Psychosocial problems in children of women entering substance use disorder treatment: A longitudinal study
Peer reviewed, Journal article
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Original versionAddictive Behaviours. 2016, 65 (February), 193-197. 10.1016/j.addbeh.2016.10.015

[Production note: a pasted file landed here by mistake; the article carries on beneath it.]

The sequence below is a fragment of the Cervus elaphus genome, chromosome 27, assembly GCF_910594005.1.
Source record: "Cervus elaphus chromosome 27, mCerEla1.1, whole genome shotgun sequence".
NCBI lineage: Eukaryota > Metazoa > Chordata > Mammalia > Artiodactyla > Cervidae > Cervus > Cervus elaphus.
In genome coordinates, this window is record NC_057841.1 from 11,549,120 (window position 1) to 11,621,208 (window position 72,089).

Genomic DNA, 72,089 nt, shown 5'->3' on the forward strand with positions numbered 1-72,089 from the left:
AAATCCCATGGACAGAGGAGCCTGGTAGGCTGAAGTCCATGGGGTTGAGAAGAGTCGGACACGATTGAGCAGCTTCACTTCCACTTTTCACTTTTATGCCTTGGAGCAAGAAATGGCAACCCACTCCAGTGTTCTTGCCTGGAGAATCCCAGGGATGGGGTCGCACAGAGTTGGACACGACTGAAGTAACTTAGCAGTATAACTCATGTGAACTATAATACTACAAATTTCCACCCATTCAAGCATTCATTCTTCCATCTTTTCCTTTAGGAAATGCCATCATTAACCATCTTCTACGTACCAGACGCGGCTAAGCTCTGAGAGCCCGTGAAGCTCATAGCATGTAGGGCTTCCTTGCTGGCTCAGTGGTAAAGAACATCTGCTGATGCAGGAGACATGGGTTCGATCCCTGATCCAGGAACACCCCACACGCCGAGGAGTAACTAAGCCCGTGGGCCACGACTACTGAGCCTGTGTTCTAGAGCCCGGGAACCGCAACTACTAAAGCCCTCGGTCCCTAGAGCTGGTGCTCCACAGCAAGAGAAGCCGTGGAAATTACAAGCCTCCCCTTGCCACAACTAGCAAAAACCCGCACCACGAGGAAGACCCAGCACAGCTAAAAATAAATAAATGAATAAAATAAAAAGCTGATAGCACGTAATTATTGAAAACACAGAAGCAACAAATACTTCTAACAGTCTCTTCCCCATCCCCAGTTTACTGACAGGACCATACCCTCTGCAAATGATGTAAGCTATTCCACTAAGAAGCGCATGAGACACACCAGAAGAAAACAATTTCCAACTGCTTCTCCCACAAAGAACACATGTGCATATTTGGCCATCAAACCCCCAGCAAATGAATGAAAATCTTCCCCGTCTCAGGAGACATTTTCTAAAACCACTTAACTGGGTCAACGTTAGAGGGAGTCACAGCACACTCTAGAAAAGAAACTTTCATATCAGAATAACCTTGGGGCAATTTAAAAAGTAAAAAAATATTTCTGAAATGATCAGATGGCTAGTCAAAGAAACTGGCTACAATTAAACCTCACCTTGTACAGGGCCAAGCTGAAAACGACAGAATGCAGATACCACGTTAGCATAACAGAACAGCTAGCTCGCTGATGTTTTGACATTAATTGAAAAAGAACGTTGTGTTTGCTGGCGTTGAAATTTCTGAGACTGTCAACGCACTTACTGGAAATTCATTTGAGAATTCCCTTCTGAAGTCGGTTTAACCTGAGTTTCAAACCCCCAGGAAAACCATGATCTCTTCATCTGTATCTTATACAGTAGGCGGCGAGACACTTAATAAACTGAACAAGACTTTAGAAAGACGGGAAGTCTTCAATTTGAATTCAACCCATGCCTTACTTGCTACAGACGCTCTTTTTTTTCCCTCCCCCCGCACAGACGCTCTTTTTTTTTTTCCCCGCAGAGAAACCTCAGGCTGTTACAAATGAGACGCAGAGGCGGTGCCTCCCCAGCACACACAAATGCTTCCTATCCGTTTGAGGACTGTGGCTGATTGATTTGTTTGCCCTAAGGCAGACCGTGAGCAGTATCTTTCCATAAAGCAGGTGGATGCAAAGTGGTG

While parental substance use disorder (SUD) has been recognized as a risk factor for child outcomes, past research seldom focused specifically on children whose mothers suffer from alcohol and drug use disorders. Are these children at risk for elevated psychosocial problems, and would such risk be reduced if maternal substance use was reduced? Children of substance-abusing mothers (COSAM, N = 130) were compared to a demographically matched comparison sample, and examined soon after their mothers entered SUD treatment and in the 18 months after treatment entry. We expected to observe elevated symptomatology among COSAM at baseline assessment, followed by a decreasing trend after maternal treatment in general, and remission in particular. Children's psychosocial problems were assessed through maternal reports on the Pediatric Symptom Checklist. Soon after their mothers entered SUD treatment, COSAM exhibited significantly greater overall and clinical-level psychosocial problems than the children from the matched comparison sample. However, at the end of the 18-months study period, these two groups no longer differed in terms of problems. Results from the longitudinal growth models revealed reductions in COSAM's overall and clinical-level problems following their mothers' SUD treatment. However, these reductions were similar for all COSAM, regardless of whether their mothers relapsed or remitted. Psychosocial problems were significantly reduced in COSAM following maternal SUD treatment, such that COSAM did not significantly differ from children from the matched comparison sample by the end of the 18-month study period.